Comments

  1. John A. Barnes says:

    This is not a comment it is a Question. Can you help me only if you do know. I was just wondering if you would be so kind to straighten the history of how Moe became known to us all. There are many that knew Moe and some made video’s with him and wrote books and they had befriended him like Craig Shanklin,Doc Suddie, Jack Kuykendall, Lorne Rubenstein, Todd Graves and I am sure I am missing others but if you don’t know the exact years maybe you would know how chronologically the times they may have been in Moe’s life. Who may have been first second and so on. I also wonder if you would know when he made the 10 finger change. I have seen him in video being questioned and he had said 20 years in on video and then I have heard others say like Jack Kuykendall that he shown him the 10 finger grip. This is just for my own Info I am not writing a book or anything just want to get it straight in my head who and in what order did they come into contact with Moe and of course include your self. May I also thank you for being part and parcel of making Moe a big part of my life.

    I want to thank you so much for even considering
    to help me In this endeavor. . John A. Barnes

    • John:
      Sorry for the late reply. It’s wonderful to see your interest in Moe. Honestly, I’m not sure of the order he met people but Lorne was a teenager when he met Moe. I think the rest came when he was in his 50s and 60s. He met Todd in 1994 at a clinic that Moe was putting on when Kuykendal started his relationship with him through Natural Golf. The 10-finger grip started in the early 90s, I believe after he met Kuykendal. Thanks for the kind words. Again, my apologies for the delay responding.

  2. William Drummond says:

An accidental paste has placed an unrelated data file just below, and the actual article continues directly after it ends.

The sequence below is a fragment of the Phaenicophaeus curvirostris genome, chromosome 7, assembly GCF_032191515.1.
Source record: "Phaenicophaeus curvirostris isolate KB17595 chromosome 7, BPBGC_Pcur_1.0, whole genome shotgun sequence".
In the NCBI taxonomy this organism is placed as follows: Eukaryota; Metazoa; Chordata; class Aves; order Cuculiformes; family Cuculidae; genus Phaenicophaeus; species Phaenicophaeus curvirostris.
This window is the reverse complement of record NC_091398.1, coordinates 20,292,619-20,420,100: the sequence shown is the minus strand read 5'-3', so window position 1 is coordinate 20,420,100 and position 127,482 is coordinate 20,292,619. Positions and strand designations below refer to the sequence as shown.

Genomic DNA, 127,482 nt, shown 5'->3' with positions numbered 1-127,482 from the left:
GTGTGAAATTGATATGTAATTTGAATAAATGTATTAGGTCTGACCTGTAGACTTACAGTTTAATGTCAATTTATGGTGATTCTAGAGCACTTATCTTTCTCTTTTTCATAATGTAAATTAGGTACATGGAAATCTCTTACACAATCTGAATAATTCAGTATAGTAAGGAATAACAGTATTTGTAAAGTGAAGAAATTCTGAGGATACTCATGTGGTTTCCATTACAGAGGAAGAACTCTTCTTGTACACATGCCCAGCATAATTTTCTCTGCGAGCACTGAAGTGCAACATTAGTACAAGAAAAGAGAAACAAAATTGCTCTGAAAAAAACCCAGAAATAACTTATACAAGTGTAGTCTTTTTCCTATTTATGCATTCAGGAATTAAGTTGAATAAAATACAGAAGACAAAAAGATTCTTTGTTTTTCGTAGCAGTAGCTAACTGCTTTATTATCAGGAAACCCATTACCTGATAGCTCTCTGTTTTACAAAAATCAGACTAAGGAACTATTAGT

I came across Moe Norman some time ago. I was impressed with what I saw and as an engineer it made complete sense. I have been a poor golfer and it hasn’t helped that I only play a few times a year. Sort of chicken and egg if you know what I mean.
    Anyway I decided to try out the Moe’s swing and it has been miraculous! From the first swing I hit the ball like never before. The sound of the club face hitting the ball was a joy and the ball flight straight as an arrow. I have watched as many youtube clips showing Moe as I can find and tried to do exactly as Moe did. All I can say it is really working for me. For the first time I feel I have control and I can really hit the ball hard knowing its going to connect and fly straight. What a joy!!

    Do I care what I look like ? Actually as an engineer I feel the Moe swing is a thing of beauty though I admit people around me in the range look at me funny. That is until they hear me connect with the ball time after time (I hit fast with no practice swing )which makes them try harder with the inevitable consequences! Who’s laughing now!

    • That is fabulous. Nice to read comments about how much you appreciate Moe’s swing. I always thought Moe’s swing just looked a bit strange at address. Once he started moving, it was powerful and flowed–a thing of beauty for sure. Folks don’t laugh once they see your ball flight. Keep on rocking.